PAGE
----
Perú students, at all levels, want to get by with as little reading as possible Writing is a lost art, and speaking logically or interpreting what is written is nearly impossible at every level. All children and youth, by Perú law, are required to go to school–but few schools have teachers who have even a basic knowledge. Most teachers want to be “loved”. Few teachers want to impart knowledge as few teachers in Perú are subject-matter experts.
Students are content with minimal grades. They frequently sleep in class when not staring blankly out of windows where summer heat sends up sundogs (waves of heat that can be seen), or in the winter when windows are closed to keep out any breeze. Few students “waste the money” to buy textbooks (many of which are too expensive for the poor that make up the largest share of Peruanos), and believing that schools should be social centers where they can make friends without having to study.
Reading is considered a waste of time, and most students who go to public schools (and a large number who go to private and/or parochial schools) brag that they have not read a book in years. Several of my students at a local Roman Catholic high school where I taught for two months before I quit in disgust boasted of their lack of literacy, but I found it even worse at one private university before I transferred to similar university where I still heard that proclamation as if it were a badge of honor.
When I taught in a postgraduate program for teachers of English as a foreign language, I found little reception for such novel ideas as mastering the past to understand the present and prognosticate about the future, as the students wanted “quick and dirty” directions on how to get student attention and, as one teacher at SENATI in Chiclayo informed me, he needed the master degree “to make more money.” As in most civilizations the making of money is by far more important than training and teaching future generations who will make the final decision on the fate of this planet. Most cannot or will not or have any interest in writing original papers in any subject field. Instead, the majority cut-and-plaste (plagiarise) from the internet (especially from www.Wikipedia) and pass their theft off as an original composition. Most teachers accept and grade these stolen compositions as “superior” as they are too lazy to read or correct papers preferring just to give it the necessary points to pass the students. Part of this is the fault and the responsibility of SUTEP, the teacher’s union in Perú which allows incompetent teachers to continue teaching. In 2007, when Alan Garcia Perez called for a general examination of all teachers in Perú, Perú teachers began a protest that they promised would be universal throughout Perú. In one situation, protesting teachers surrounded the regional education building in the central Junin department, and threw stones, burned tires and blocked roads, state news agency Andina reported. Other areas experienced similar minor problems, leading Education Minister Jose Antonio Chang to call the effort a failure, saying only 15 percent of Peru’s approximately 350,000 teachers failed to show up for work (http://www.michael-edison.com/views/peruprotest.htm). When only 151 out of over 180,000 teachers in Peru passed the exam in March, the government announced that all those that had failed with scores between 11 and 13.9 would be allowed to retake the exam. Over 8,000 teachers that failed an academic exam in March were given another opportunity to teach for the country’s public schools on Sunday June 1 (http://www.livinginperu.com/news/6579; cp. http://vmechanm.blogspot.com/2008/03/peruvian-teachers-tests-results.html). When I talked to a few native teachers, they informed me that the examination was written by ESAN, Peru’s top postgraduate business school and that not all subjects were covered. Many said that it was unfair as they could not write down the answers that they presumed would be asked. Most confessed that they had memorized particular responses–something they encouraged their students to do when preparing compositions or taking examinations. This was, to me, outright theft of intellectual property: plagiarism, but, as one Peruano recorded: “Un resultado al que hay que agregar la circunstancia de que hace 6 años, estudiantes de primaria y secundaria de colegios privados y públicos peruanos quedaron últimos en pruebas de razonamiento lógico-matemático y comprensión de lectura, llevadas a cabo en contextos latinoamericanos (Test: PISA/Unesco). [These results must be understood in relationship to the circumstances of 6 years ago: primary and secondary peruvian students of private and public schools ended up last in tests of logical-mathematical reasoning and reading understanding, carried out throughout Latin American contexts (Test: PISA/Unesco).]” On PISA, see http://www.pisa.oecd.org/pages/0,3417,en_32252351_32235918_1_1_1_1_1,00.html) While all nations like to see themselves as first in the world in all areas, most Perú teachers acknowledge that their education system is in the bottom tier of academic excellence. Fortunately, there are schools and universities that are laboring hard to correct this problem which lies not only with unqualified faculty but also unqualified students. Fortunately, today, many schools are seeking accreditation, as I have written at length in my articles on Perú.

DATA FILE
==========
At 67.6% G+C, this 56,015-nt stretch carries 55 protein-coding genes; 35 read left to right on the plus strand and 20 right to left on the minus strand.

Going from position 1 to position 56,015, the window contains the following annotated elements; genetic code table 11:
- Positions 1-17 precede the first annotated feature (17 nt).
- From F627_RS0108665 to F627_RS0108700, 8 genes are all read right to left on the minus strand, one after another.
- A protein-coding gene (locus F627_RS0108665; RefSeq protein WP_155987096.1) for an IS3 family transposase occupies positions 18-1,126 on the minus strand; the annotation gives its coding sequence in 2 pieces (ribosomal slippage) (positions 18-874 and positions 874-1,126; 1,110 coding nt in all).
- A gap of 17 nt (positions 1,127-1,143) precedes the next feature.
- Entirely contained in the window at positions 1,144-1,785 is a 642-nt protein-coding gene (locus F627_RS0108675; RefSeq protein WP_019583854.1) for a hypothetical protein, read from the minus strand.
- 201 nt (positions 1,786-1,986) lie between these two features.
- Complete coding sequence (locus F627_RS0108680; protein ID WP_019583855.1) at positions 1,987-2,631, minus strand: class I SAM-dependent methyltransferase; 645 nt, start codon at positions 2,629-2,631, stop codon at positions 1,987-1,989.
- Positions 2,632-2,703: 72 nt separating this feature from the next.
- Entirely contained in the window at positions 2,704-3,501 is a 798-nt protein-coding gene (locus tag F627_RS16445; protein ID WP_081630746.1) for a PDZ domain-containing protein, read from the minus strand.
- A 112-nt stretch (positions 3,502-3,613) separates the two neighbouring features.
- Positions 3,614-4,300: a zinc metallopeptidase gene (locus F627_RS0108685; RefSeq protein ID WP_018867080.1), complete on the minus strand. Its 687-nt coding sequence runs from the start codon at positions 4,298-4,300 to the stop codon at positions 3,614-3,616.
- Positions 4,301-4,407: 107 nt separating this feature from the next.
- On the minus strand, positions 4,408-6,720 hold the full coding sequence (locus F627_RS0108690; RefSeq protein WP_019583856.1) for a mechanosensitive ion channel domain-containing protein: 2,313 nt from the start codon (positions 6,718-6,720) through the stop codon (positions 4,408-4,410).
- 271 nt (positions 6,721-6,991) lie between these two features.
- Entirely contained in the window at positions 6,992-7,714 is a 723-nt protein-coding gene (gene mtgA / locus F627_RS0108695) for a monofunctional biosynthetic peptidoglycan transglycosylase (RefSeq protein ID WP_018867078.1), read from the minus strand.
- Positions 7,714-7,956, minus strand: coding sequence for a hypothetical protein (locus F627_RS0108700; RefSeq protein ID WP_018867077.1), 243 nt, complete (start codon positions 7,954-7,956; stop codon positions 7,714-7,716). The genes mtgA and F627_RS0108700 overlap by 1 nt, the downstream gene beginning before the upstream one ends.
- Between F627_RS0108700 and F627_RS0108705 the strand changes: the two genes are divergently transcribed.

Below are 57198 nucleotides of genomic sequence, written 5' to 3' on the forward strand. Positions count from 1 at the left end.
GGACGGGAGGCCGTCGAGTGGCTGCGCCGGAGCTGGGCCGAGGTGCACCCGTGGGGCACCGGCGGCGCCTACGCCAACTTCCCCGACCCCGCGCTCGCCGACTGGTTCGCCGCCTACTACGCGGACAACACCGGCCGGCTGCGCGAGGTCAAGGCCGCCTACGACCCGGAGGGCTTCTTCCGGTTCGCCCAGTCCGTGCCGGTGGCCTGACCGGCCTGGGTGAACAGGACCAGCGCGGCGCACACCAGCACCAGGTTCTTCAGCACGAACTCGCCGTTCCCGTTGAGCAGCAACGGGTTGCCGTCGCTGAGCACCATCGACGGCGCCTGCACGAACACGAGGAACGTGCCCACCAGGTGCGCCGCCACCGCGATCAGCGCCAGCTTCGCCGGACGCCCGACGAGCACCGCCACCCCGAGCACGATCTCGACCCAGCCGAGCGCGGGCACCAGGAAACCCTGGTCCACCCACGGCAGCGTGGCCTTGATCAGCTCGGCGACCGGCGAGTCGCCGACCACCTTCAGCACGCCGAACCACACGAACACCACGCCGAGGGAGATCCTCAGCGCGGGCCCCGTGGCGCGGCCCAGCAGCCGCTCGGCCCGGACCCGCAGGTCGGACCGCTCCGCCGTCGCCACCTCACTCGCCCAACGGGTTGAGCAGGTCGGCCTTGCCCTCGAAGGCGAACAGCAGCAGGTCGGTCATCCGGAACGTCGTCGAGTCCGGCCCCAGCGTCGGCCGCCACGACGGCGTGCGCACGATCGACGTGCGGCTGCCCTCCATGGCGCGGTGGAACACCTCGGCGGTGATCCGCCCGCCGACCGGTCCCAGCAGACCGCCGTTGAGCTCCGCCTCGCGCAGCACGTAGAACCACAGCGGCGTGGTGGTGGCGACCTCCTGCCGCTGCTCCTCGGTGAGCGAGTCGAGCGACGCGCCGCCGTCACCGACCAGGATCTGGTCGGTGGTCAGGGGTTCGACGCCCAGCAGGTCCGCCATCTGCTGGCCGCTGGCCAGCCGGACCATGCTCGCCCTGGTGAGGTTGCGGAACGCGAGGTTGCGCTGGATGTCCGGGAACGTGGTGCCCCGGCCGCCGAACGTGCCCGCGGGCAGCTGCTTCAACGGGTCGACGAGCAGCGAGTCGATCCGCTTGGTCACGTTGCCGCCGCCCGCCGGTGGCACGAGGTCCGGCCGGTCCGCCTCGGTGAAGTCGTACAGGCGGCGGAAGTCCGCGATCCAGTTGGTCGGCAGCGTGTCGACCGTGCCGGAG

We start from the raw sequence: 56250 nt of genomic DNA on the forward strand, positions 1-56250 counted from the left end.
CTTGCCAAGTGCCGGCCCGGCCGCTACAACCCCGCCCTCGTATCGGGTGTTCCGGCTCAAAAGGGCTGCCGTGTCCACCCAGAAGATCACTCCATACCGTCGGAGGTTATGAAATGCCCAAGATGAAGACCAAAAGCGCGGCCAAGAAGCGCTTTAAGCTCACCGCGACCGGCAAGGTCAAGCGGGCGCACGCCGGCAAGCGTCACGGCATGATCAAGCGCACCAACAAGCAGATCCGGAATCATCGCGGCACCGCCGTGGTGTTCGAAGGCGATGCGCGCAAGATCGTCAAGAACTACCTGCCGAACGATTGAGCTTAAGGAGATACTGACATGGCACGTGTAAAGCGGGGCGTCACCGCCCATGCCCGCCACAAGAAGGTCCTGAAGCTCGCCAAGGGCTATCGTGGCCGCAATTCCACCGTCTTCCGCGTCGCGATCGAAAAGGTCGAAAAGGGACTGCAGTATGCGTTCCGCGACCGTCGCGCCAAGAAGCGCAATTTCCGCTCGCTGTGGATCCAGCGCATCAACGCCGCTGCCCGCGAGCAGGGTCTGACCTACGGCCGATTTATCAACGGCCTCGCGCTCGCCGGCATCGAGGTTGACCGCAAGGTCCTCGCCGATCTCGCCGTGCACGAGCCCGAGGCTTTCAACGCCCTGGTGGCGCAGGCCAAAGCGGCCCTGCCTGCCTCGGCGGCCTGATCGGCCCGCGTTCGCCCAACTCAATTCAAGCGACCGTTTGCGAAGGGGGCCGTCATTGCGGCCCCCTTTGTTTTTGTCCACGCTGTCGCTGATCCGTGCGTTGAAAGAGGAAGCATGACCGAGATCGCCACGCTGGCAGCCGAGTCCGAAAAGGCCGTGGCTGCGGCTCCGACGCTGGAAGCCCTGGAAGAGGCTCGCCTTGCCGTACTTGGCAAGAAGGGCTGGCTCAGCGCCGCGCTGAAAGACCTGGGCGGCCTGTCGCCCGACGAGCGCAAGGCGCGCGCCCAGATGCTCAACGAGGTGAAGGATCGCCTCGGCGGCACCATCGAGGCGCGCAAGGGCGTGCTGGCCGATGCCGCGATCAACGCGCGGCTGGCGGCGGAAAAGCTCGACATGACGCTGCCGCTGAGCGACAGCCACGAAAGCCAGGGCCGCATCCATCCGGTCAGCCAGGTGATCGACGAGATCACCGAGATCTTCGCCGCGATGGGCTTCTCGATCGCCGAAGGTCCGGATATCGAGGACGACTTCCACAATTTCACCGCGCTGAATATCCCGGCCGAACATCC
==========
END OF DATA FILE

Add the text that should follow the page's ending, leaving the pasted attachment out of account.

When I protested against this massive and regular plagiarism at the various schools where I taught English as a foreign language, only one Academic Dean supported me and even lectured the faculty against accepting plagiarized work. For that reason I am proud to be on the faculty of Universidad César Vallejo, for Luis Amado Barrera Arréstegui makes living in Perú rewarding. I have found in him one person academically gifted who wants students to reach their highest potential. Sadly, he is in the minority (compared with my Director of English at the postgraduate school at a national university who could not speak a single word of English). Perú must change rapidly so that his leadership is matched by others devoted to education.